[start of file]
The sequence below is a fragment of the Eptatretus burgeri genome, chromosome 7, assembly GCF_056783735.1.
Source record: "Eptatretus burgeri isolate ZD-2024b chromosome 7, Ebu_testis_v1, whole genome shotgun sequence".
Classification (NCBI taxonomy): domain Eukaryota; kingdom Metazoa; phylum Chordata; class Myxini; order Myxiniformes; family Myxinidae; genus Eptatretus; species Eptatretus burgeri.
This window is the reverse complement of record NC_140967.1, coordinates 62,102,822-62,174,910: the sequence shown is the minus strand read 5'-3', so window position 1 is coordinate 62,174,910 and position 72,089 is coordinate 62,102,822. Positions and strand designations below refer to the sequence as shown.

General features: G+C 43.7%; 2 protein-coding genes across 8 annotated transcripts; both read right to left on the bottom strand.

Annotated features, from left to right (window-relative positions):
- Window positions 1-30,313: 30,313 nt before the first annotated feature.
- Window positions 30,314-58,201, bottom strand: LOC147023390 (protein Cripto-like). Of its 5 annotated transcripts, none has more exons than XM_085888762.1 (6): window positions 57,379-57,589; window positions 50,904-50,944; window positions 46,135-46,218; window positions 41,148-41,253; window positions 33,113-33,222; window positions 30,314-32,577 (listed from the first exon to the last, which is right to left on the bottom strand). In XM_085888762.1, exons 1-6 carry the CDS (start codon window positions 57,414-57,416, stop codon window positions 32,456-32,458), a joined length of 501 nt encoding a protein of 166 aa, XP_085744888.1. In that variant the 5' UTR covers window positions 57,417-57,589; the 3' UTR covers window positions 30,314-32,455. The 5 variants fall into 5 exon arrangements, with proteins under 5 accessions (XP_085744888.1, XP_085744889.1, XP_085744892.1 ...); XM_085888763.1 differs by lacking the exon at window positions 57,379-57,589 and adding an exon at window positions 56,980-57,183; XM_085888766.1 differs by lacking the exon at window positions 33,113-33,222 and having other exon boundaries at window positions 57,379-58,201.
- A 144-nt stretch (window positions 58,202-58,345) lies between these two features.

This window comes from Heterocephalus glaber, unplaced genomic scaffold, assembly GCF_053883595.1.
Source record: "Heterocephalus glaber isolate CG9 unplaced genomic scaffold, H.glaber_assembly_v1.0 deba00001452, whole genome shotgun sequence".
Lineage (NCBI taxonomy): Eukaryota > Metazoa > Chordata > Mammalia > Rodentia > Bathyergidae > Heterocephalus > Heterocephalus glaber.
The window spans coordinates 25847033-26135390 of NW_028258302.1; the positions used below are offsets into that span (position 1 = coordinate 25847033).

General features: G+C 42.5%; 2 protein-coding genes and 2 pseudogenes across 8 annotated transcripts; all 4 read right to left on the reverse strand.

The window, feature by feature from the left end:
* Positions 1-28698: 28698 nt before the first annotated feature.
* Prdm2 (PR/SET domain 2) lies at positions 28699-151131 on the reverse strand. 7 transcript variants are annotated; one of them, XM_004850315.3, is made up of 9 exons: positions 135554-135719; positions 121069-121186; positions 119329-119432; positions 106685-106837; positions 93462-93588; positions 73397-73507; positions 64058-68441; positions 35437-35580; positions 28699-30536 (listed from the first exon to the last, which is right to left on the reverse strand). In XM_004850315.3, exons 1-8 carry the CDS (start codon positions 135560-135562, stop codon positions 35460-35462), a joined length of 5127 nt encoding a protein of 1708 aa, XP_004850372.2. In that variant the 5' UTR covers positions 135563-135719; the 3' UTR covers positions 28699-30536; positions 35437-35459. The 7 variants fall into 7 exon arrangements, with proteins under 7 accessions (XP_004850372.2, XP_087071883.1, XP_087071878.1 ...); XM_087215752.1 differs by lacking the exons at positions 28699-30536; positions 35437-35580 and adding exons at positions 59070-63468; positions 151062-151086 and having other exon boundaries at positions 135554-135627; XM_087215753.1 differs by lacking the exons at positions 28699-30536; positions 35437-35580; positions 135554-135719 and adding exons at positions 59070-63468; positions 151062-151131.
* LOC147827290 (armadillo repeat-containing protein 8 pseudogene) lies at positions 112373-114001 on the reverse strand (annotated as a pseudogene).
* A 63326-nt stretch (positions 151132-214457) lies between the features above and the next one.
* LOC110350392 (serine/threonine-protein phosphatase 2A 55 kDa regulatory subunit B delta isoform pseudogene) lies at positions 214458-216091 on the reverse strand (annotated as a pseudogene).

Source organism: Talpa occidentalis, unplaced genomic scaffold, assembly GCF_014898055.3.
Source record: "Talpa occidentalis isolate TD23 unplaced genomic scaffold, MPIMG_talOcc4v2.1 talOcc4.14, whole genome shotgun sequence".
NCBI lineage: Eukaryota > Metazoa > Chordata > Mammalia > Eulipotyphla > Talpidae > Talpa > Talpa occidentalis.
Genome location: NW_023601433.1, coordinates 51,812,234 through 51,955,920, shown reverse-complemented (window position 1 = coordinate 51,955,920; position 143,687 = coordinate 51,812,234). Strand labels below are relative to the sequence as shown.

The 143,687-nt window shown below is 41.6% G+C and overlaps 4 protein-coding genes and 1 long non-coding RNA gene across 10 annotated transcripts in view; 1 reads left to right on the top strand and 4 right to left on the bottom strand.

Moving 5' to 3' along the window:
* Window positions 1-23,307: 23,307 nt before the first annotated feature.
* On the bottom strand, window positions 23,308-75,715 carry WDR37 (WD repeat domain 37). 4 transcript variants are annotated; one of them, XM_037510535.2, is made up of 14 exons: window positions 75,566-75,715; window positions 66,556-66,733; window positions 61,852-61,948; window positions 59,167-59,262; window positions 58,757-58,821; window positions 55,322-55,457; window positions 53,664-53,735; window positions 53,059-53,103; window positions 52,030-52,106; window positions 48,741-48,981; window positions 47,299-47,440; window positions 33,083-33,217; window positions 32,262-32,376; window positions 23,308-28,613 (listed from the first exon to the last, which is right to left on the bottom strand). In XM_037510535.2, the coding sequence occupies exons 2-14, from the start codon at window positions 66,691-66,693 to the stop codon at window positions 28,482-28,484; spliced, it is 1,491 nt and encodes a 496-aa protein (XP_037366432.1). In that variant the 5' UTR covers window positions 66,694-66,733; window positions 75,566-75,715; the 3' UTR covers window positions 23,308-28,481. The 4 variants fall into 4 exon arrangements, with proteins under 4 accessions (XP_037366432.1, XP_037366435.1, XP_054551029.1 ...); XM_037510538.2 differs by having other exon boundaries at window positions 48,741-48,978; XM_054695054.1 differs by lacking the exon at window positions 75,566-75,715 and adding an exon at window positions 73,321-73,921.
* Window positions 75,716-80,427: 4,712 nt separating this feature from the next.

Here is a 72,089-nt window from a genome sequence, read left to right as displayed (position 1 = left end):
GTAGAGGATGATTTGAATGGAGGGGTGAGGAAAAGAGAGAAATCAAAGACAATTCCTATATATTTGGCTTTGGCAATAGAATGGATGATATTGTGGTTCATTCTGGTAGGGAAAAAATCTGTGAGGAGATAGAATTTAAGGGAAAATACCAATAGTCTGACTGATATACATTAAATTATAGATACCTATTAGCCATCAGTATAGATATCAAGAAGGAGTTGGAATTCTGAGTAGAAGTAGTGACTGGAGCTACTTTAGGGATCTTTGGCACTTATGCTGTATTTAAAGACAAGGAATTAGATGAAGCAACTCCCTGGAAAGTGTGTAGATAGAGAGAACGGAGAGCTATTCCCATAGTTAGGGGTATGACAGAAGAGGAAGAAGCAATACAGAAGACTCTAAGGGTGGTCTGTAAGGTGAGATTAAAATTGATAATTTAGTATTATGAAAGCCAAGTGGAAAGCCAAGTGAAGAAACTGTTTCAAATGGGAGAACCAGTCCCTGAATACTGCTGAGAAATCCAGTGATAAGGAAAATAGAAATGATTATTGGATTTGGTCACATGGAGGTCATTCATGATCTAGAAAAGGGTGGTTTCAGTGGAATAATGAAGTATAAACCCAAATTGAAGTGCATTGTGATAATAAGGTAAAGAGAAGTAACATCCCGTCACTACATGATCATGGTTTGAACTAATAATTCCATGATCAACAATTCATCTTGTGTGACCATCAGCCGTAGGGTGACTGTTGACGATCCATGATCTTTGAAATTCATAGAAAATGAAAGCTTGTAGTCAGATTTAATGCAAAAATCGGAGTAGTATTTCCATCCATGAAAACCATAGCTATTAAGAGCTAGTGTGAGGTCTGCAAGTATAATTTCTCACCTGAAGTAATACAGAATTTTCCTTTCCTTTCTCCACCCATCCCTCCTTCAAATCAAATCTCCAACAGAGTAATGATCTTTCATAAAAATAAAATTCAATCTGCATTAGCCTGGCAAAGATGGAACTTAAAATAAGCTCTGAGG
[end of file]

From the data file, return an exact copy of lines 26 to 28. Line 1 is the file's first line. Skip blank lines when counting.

Moving 5' to 3' along the window:
* Window positions 1-23,307: 23,307 nt before the first annotated feature.
* On the bottom strand, window positions 23,308-75,715 carry WDR37 (WD repeat domain 37). 4 transcript variants are annotated; one of them, XM_037510535.2, is made up of 14 exons: window positions 75,566-75,715; window positions 66,556-66,733; window positions 61,852-61,948; window positions 59,167-59,262; window positions 58,757-58,821; window positions 55,322-55,457; window positions 53,664-53,735; window positions 53,059-53,103; window positions 52,030-52,106; window positions 48,741-48,981; window positions 47,299-47,440; window positions 33,083-33,217; window positions 32,262-32,376; window positions 23,308-28,613 (listed from the first exon to the last, which is right to left on the bottom strand). In XM_037510535.2, the coding sequence occupies exons 2-14, from the start codon at window positions 66,691-66,693 to the stop codon at window positions 28,482-28,484; spliced, it is 1,491 nt and encodes a 496-aa protein (XP_037366432.1). In that variant the 5' UTR covers window positions 66,694-66,733; window positions 75,566-75,715; the 3' UTR covers window positions 23,308-28,481. The 4 variants fall into 4 exon arrangements, with proteins under 4 accessions (XP_037366432.1, XP_037366435.1, XP_054551029.1 ...); XM_037510538.2 differs by having other exon boundaries at window positions 48,741-48,978; XM_054695054.1 differs by lacking the exon at window positions 75,566-75,715 and adding an exon at window positions 73,321-73,921.